Facing Delta Variant Outbreak, Israel Appoints Special Airport Czar

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Haaretz
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Travellers leaving Israel's Ben Gurion airport, last week
Travellers leaving Israel's Ben Gurion airport, last weekCredit: Hadas Parush
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Haaretz

Israeli Prime Minister Naftali Bennett said on Sunday that Ben-Gurion Airport is "a huge national vulnerability" in terms of the COVID spread, and announced the appointment of a special czar for Israel's international gateway.

The new czar was named as Maj. Gen. (Res.) Roni Numa, who last year was tasked with managing the COVID outbreak in ultra-Orthodox cities. 

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The ban on travelling to high-risk countries was also extended until July 11, unless authorized by the exemptions committee. Violating the ban will be considered an administrative and criminal offense, with the offender liable to receive a 5000 shekel ($1540) fine. 

Israeli Prime Minister Naftali Bennett, center, chairs the weekly cabinet meeting in Jerusalem, earleir todayCredit: Maya Alleruzzo / AP

Moreover, all Israelis over the age of 16 exiting the country will be required to sign a declaration pledging not to travel to high-risk countries,  a joint statement from the Prime Minister's Office and the Health Ministry confirmed on Sunday. Airlines will be permitted to bar anybody who has not signed the declaration from boarding a plane from Tuesday, June 29.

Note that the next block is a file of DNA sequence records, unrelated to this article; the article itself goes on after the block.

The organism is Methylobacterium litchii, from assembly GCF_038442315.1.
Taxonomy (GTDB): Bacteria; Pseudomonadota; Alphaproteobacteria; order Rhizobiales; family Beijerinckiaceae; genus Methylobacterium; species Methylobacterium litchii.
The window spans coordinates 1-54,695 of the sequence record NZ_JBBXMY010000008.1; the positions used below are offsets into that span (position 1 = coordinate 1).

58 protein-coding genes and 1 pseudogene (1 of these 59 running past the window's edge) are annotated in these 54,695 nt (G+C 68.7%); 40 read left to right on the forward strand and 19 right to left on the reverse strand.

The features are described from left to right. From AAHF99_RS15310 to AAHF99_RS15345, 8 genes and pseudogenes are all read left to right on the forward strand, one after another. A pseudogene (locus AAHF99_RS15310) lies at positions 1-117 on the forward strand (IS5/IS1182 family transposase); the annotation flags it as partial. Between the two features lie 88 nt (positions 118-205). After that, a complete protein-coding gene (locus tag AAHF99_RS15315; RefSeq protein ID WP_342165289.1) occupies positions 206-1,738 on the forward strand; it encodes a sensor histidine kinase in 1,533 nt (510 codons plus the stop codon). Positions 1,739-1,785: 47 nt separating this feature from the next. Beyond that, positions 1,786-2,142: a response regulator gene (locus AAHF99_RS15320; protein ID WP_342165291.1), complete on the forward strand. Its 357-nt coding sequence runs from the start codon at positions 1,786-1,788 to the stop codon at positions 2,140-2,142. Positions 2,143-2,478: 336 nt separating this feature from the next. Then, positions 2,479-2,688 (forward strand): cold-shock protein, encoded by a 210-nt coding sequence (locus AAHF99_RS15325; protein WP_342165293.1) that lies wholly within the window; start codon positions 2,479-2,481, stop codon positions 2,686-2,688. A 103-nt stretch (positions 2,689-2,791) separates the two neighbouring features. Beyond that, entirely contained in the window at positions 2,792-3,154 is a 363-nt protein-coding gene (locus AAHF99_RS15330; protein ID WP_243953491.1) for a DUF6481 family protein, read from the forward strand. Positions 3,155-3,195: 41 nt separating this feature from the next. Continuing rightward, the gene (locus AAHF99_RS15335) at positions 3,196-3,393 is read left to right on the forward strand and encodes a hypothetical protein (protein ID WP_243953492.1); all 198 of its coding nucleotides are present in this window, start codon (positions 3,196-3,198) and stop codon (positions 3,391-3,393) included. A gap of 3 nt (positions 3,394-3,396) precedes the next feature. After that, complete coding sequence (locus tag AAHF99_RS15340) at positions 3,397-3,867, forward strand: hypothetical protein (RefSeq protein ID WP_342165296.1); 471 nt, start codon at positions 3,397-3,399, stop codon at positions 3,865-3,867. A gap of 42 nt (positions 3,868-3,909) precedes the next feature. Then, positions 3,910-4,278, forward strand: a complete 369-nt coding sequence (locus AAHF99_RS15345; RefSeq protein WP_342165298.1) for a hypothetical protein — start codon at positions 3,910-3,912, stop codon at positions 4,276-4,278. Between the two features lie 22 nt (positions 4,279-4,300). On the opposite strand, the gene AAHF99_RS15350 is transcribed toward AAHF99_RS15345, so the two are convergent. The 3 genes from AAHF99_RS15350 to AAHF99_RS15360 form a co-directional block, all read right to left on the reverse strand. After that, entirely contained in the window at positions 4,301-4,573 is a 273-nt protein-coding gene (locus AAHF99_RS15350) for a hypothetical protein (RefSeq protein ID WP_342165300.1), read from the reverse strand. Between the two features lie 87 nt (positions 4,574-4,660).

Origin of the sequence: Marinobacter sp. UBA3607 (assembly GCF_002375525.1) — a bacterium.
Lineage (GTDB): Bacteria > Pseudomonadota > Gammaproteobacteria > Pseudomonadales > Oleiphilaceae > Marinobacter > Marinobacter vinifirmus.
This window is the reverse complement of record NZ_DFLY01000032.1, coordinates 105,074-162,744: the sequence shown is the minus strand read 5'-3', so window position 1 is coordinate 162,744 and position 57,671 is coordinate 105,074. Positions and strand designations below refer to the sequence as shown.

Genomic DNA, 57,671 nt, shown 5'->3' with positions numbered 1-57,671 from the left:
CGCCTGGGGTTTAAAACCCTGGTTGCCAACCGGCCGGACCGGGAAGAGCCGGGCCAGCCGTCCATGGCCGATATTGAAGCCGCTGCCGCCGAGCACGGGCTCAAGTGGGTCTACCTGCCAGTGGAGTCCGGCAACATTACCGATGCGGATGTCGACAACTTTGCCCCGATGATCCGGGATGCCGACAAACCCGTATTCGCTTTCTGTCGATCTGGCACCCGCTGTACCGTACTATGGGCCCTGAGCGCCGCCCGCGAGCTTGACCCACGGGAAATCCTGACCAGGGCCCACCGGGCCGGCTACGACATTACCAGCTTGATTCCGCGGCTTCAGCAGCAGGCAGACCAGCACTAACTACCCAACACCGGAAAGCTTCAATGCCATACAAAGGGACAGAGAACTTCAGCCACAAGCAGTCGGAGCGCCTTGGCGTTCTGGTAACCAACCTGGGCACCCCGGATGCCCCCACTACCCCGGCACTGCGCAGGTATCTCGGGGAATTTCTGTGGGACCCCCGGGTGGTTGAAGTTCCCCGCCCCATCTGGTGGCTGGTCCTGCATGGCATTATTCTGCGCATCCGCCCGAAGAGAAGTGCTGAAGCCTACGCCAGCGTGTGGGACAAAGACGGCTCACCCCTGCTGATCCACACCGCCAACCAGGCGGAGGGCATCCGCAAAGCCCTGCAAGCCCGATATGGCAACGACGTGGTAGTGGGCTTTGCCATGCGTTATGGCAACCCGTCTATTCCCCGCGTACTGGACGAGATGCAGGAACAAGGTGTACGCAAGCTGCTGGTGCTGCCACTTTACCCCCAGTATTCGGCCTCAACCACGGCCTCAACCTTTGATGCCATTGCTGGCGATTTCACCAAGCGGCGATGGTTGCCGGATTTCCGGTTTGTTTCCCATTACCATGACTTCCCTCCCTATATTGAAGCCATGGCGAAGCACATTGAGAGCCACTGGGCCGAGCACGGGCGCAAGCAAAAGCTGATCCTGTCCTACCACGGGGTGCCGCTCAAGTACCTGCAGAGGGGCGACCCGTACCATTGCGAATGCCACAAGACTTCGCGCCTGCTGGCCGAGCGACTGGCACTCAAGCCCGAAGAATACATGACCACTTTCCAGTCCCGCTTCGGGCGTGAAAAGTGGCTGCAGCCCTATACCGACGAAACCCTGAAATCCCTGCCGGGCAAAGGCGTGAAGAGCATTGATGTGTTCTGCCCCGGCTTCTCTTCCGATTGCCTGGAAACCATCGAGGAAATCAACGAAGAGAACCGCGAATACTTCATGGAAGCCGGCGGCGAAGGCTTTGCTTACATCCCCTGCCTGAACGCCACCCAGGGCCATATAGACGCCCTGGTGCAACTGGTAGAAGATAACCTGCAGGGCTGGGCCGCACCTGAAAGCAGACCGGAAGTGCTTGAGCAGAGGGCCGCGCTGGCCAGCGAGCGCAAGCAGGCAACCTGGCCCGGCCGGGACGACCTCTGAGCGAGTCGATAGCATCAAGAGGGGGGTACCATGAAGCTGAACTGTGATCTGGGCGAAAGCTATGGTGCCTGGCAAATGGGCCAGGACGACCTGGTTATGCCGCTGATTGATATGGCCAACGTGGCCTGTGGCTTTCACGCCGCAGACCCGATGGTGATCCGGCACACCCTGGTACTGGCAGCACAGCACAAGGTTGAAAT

Speaking at the weekly government meeting, Bennett recognized how contagious the delta variant is, but added that the vaccine is effective against it. "Whoever can get a vaccine and does not is simply endangering themselves and those in their surroundings," he said.

At the meeting, Bennett also said that no further restrictions would be enforced if the public keeps wearing masks and gets vaccinated. "Our approach is simple," he said. "Maximum protection of Israeli citizens with minimum damage to the daily routine and the economy. Masks instead of restrictions; vaccines instead of lockdowns."

Coronavirus cabinet returns

Israel's coronavirus cabinet is slated to meet Sunday, as the country is seeing a dramatic rise in coronavirus cases attributed to the spread of the delta variant in recent weeks. 

The government announced the reconvening of the cabinet on Wednesday last week, the first time it will be convening since the new government was established earlier this month. 

The lifting of all coronavirus restrictions in Israel has left Ben-Gurion International Airport as the main line of defense against the entry of variants of the virus. But as has happened repeatedly over the past year and a half,  people returning from abroad apparently responsible for the outbreaks in recent weeks.

Coronavirus tests are supposed to be performed on all incoming passengers at the airport to prevent the entry of variants. But two weeks ago, hundreds of people entered the country without being tested.

Tel Aviv suburb Kfar Saba was classified as a coronavirus hotspot on Sunday, or 'yellow' under the health ministry's traffic light system. Modi'in and Kochav Yair were also designated as coronavirus hotspots on Saturday.  

On Saturday, Israel recorded 113 new coronavirus cases.

Israel reinstated its mask mandate for indoor areas on Friday, following the rise in cases. 

"About 0.6 percent of the tests are positive, indicating an increase in infection rate," coronavirus czar Dr. Nachman Ash said.

Ash explained that though the number of active cases is doubling every few days, "the rate is high because there are relatively few cases. As more cases are found, we don't expect it to continue at this [exponential] rate."

However, Ash said he does not believe Israel is entering a fourth wave of the virus.

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